Rug Morning Session at The Textile Museum with Saul Barodofsky
On June 15, 2002, Saul Barodofsky,
one of those who has been presenting at TM rug mornings for many years, gave a "new collectors" presentation.
Saul, who as most of us know, has a rug shop in Charlottesville, VA is also one of the owner/managers of Turkotek.
He is a busy man, traveling frequently to Turkey and lots of other places (Russia in September!) to replenish his
stocks. (I have scanned photos from a rug morning session he gave two years ago for which I have not yet been able
to get a text.) This time we outsmarted him. I took the photos and Christine Brown, a regular, like myself, at
these Rug Mornings, took a good set of notes. Saul may have seen and made corrections in what follows, but any
errors are mine alone.
Saul, is a performer, with a definite "shtick." Harold Keshishian often says that he should have been a vaudeville comedian. Saul was in his usual high form on June 15. He began by explaining that he is one of those who does not think that only old material is interesting or collectible. He referenced the late Ralph Yohe, a well-known collector and rug author from Wisconsin, who collected a large number of items, some of them seemingly without great discrimination, and who bragged about the fact that he had never sold anything he had collected. Soooooo, Saul said, this morning he would among other things, be showing us some of the pieces from his own "Ralph Yohe" collection.
He began with a very unusual piece.
This piece, Saul said, was one commemorating the era of Attaturk. The figure in the small square is Attaturk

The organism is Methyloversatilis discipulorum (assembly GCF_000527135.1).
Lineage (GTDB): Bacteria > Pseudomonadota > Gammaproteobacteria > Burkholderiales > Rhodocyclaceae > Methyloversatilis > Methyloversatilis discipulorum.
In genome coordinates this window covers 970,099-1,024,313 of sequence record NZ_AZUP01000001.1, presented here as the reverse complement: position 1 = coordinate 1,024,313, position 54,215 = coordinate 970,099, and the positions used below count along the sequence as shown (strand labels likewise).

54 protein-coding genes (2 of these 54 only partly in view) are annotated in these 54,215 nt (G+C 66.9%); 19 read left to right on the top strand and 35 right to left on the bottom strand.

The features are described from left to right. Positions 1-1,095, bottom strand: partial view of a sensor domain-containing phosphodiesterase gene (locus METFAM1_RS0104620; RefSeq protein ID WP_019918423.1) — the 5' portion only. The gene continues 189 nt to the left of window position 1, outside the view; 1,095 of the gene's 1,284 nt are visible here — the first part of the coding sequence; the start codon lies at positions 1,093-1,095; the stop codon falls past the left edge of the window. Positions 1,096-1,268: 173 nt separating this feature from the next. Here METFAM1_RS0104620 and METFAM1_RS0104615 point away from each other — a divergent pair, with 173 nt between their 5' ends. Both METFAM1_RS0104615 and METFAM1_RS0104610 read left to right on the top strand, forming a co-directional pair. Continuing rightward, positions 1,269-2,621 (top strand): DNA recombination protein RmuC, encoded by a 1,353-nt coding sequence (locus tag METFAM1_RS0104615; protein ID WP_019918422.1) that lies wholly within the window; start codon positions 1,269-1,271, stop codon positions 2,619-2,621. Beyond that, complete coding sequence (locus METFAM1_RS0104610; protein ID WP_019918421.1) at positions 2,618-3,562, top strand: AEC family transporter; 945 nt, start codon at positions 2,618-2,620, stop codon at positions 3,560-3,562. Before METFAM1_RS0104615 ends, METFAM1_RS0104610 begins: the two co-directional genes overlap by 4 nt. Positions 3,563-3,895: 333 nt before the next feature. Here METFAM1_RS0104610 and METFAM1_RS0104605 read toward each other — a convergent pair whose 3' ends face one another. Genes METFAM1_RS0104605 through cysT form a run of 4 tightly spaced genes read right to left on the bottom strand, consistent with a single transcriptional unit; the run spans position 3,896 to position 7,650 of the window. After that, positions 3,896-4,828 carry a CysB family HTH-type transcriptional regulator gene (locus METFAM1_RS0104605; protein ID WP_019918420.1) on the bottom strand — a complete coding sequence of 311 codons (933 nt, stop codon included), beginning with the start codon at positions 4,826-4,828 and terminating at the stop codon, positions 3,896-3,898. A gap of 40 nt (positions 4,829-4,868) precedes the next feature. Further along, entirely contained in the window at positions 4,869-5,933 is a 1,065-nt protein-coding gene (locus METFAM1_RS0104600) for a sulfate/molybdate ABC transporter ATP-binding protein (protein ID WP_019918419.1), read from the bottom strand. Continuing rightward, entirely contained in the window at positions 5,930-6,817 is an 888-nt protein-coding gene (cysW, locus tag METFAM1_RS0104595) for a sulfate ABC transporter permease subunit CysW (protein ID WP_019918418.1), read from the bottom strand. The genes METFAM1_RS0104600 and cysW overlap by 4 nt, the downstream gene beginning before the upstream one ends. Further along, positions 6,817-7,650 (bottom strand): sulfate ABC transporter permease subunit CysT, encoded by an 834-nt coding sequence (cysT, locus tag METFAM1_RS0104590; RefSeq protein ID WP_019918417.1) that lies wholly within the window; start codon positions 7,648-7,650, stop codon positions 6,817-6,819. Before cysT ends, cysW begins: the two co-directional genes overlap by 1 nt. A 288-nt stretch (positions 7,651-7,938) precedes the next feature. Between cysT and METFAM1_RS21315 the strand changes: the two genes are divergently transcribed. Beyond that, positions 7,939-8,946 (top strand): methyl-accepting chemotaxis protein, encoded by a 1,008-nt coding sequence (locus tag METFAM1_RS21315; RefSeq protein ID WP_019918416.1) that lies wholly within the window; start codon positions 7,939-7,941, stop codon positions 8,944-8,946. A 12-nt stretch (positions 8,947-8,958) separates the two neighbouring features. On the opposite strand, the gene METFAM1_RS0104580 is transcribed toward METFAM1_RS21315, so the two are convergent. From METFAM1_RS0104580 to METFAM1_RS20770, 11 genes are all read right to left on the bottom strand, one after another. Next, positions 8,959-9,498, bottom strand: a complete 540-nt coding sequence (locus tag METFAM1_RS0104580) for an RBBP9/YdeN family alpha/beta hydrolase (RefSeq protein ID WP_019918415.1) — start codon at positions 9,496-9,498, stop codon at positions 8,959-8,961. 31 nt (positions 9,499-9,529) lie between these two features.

himself, the piece has a number of traditional Turkish symbols in it, including the Turkish flag, a hunting dog
or wolf and an agricultural scene inscribed with one of Attaturk's famous sayings, "The real masters of Turkey
are the peasantry." Although of no great age, this piece is well composed, colorful and full of interesting
Next, Saul had several examples of a format not seen much and unusual to find in good condition. Saul's were genuinely "old" pieces but in "new" condition.
These were examples of "Bergama cuvallari," a species of grain bag done in flatweave with brocade
decorations on the fronts. The examples he had were from the pre-synthetic era and some had the original bands
that are sewn on to them.
I personally find that the backs with their simple stripes (4) are frequently as attractive as the fronts.
In fact, the first such piece I owned is a back that I bought not knowing really what it was or what the front
There is only one book devoted to these bags. It is "Bergama Cuvallari," by Doris Pinkwart and Elisabeth Steiner. It has good color photos, with a text in German, but includes a short English summary by Josephine Powell. Jerry Silverman and I have pointed out prevously that these are a group of "killer bags," so far rather neglected by collectors.
Similar grain bags were woven in more eastern parts of Turkey. Saul had a pair, woven by Kurdish weavers in the Malatya area.
Again, the condition of these old pieces was pristine.
Next Saul presented what he called a "butterfly" bag from Central Turkey.
Graphically very attractive with an interesting center band.
One hears frequently, Saul said, that all the old collectible material in Turkey is gone. Well, it may be less frequently encountered but Saul brought evidence that this statement is not entirely true. Here is the first of two kilims that he bought recently in Turkey.
This is a full kilim from Central Turkey. Saul estimated that it was made either in the late 18th or the early
19th century. The condition is excellent.
Here is a closer look at a detail of this piece.
The second full kilim that Saul bought recently is from the Turkish-Persian border. Azerbaijani. Karadagh?
Here is a closer detail of this piece. Saul said he likes all its asymmetries.
Bands are hard to photograph, but Saul had a horse neck trapping with a "dragon" design that I was able to catch.
Piece (12) was an embroidered Uzbek saddle cover. Note two ties.
Please Continue to Part 2